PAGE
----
How's The New President Doing? Voters In One Trump County Talk
Johnstown, Pa. is famous for a few things: a big flood in the 1880s that killed many of its residents, having been a robust steel and coal town, and more recently, suffering from a rapidly declining population.
The town is nestled in a river valley of the Allegheny mountains of Western Pennsylvania. Cambria County, home to Johnstown, chose Barack Obama during the 2008 election, but went heavily for Donald Trump in 2016.
Michael McGough was born and raised in the area and says President Trump scares him, especially after seeing what he's done his first two weeks in office. McGough is a retired county worker and a registered Democrat who generally votes the way the town used to.
"This has always been a very heavy Democratic area. It was for a long time. And then the coal mines slowly started going under," he says. Now most of his friends and neighbors vote Republican.
McGough thinks overall the city is in better shape than it was when he was a kid, even as jobs have been lost and people have left. Back then, he says, you could see a haze over the city and a fine dust on the cars in the morning from the industrial pollution in town. He's worried what could be ahead for Johnstown, and the planet, with a climate skeptic in the White House.
And there are still remnants of that prosperous, yet sully, city. Along the edge of the Conemaugh River sits a vast, mostly abandoned, steel mill called Gautier. At one point, decades ago, Gautier employed 11,000 people. Today it has just about one hundred employees. Back then, operations at the mill were so consistent the lights were always on. There were no switches to turn them off.
Jackie Kulback has been the company's CFO for a decade. Before then she worked at an air compressor company which she says shipped its jobs to Reynosa, Mexico, after NAFTA, the North American Free Trade Agreement — which President Trump opposes.
"I saw people's lives change, and not for the good," she says. Many economists say that automation has cost far more industrial jobs than trade deals, but the bottom line here is an unemployment rate higher than the national average, and wages that are lower.
She says she saw the need for change under the Obama administration and that moved her to get active in politics. Now she's the chair of the Republican party here and campaigned hard to get President Trump into office. So far she's been impressed with him.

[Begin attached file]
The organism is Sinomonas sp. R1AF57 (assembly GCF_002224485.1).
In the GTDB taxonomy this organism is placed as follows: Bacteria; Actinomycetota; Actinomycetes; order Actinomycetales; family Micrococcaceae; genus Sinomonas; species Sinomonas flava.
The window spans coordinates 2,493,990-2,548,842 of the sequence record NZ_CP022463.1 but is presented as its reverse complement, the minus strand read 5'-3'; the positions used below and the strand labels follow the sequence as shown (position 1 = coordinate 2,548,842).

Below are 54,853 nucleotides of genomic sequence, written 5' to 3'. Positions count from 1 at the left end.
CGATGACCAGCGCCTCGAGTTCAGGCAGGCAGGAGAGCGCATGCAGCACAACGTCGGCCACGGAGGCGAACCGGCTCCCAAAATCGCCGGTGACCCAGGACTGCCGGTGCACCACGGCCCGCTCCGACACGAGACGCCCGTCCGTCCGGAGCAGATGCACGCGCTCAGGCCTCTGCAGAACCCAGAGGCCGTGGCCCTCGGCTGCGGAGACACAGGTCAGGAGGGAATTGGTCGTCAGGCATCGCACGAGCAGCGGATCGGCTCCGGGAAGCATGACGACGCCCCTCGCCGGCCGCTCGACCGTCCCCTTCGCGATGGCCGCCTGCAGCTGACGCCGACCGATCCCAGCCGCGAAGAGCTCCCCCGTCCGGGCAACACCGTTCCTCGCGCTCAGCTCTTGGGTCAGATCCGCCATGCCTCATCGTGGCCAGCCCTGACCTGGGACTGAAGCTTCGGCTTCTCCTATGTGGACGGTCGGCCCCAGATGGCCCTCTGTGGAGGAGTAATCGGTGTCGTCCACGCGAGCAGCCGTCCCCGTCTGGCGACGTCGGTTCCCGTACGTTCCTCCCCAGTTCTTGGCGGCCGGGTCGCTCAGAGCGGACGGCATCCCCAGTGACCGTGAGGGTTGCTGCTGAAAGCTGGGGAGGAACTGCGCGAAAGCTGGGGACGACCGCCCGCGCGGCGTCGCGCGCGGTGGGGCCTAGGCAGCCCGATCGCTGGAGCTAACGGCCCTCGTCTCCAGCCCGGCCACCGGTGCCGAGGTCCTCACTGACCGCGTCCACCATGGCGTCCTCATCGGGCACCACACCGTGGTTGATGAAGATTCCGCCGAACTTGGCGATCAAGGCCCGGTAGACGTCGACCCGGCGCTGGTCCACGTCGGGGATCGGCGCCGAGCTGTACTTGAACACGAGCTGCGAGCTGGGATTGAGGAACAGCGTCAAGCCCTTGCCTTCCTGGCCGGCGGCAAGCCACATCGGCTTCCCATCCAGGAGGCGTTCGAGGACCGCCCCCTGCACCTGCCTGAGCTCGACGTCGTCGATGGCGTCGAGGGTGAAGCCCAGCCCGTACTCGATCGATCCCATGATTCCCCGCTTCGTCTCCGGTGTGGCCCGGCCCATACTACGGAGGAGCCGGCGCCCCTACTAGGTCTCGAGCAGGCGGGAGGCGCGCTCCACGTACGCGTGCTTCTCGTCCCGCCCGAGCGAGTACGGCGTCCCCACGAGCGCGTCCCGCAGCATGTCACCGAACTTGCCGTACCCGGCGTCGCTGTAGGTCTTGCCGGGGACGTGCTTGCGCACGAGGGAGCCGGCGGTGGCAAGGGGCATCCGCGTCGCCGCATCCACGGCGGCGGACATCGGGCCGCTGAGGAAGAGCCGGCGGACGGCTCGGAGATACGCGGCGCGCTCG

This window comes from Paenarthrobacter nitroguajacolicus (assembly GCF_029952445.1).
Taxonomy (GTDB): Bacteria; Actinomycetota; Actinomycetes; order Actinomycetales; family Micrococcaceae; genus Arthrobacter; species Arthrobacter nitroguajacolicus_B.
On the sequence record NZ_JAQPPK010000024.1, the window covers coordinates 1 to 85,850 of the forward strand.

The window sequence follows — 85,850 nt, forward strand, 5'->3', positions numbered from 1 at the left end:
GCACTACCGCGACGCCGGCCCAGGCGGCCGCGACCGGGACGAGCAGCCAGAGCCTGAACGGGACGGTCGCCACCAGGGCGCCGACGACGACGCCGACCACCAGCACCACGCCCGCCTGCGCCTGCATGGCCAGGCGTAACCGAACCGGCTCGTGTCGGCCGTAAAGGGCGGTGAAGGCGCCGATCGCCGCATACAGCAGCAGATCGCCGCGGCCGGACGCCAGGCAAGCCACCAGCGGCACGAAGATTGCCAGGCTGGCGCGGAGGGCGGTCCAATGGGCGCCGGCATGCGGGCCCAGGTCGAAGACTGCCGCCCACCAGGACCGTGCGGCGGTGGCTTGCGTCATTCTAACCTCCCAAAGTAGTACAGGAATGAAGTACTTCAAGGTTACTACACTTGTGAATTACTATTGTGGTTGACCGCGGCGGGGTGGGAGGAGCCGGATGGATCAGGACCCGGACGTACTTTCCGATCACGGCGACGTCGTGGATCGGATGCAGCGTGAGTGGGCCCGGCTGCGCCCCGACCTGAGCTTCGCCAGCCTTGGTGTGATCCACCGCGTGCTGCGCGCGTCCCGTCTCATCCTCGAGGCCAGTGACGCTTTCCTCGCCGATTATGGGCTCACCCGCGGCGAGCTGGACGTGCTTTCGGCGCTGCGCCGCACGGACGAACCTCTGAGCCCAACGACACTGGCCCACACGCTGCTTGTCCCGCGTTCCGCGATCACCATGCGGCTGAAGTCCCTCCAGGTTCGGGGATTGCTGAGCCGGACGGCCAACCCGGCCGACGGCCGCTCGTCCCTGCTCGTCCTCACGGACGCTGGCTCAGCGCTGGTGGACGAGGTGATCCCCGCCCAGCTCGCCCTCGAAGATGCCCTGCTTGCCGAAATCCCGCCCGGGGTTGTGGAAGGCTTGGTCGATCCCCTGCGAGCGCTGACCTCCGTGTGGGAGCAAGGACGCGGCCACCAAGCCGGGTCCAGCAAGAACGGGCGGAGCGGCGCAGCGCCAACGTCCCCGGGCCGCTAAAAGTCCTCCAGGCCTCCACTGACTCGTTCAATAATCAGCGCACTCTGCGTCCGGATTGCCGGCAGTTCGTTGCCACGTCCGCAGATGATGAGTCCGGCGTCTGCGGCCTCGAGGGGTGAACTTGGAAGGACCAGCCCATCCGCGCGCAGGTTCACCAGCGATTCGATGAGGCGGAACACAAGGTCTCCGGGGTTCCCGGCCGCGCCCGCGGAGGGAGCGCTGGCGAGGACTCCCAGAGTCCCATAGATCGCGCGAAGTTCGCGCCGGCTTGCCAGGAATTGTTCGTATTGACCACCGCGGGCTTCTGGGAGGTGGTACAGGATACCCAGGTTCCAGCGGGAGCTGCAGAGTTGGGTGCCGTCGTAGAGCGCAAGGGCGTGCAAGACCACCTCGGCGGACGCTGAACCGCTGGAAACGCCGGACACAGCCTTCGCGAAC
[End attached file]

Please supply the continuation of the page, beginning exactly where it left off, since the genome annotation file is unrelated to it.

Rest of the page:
"Jobs trump everything," she says. Though she can't say for certain that the President's economic prescriptions will work, she's willing to give them a try.
As for Trump's travel ban, keeping out people from seven majority Muslim nations, she points out that the Flight 93 Memorial is very close to Johnstown. "That hit close to home" she says, acknowledging that even though the 9/11 hijackers were from countries outside the ban, she feels the need to further secure U.S. borders.
Alan Cashaw is the head of the local NAACP and helps to run a modest store near the steel mill called Greater Prospect Store. Cashaw says his expectations weren't high for President Trump and so far the new president has met those low expectations.
When it comes to race relations in Johnstown, Cashaw says he thinks the change in the White House has emboldened some people to commit racist acts. A couple of weeks ago, on Martin Luther King Jr. day, someone drove around town carrying an effigy of a hanged Dr. King in the back of a pickup truck. A sign on the back of the vehicle also read, "In Loving Memory of James Earl Ray," the man who assassinated King.
To Cashaw, there's a silver lining to that cloud. A long dormant anti-racism coalition has been energized and is reacting. Despite his disappointment with Trump, he says he knows the country will survive. "We're the country."
Carolyn Sharp works the cashier at a Lebanese restaurant, owned by an immigrant in town. She voted for Trump.
"I feel like maybe somebody who has a little more power and has a big mouth can actually get some words across," she says.
And she approves of the president's early steps to keep some people out of the United States, even though she comes from an immigrant family herself. She's Serbian.
"My grandma had 14 brothers and sisters and her parents came over here, and they're on the wall in New York on Ellis Island."
It's clear she feels those contradictions. She says she read on Facebook about a local man whose brother was kept out of the country by the president's travel ban and it bothers her. But like others here, she'll give the new president time.
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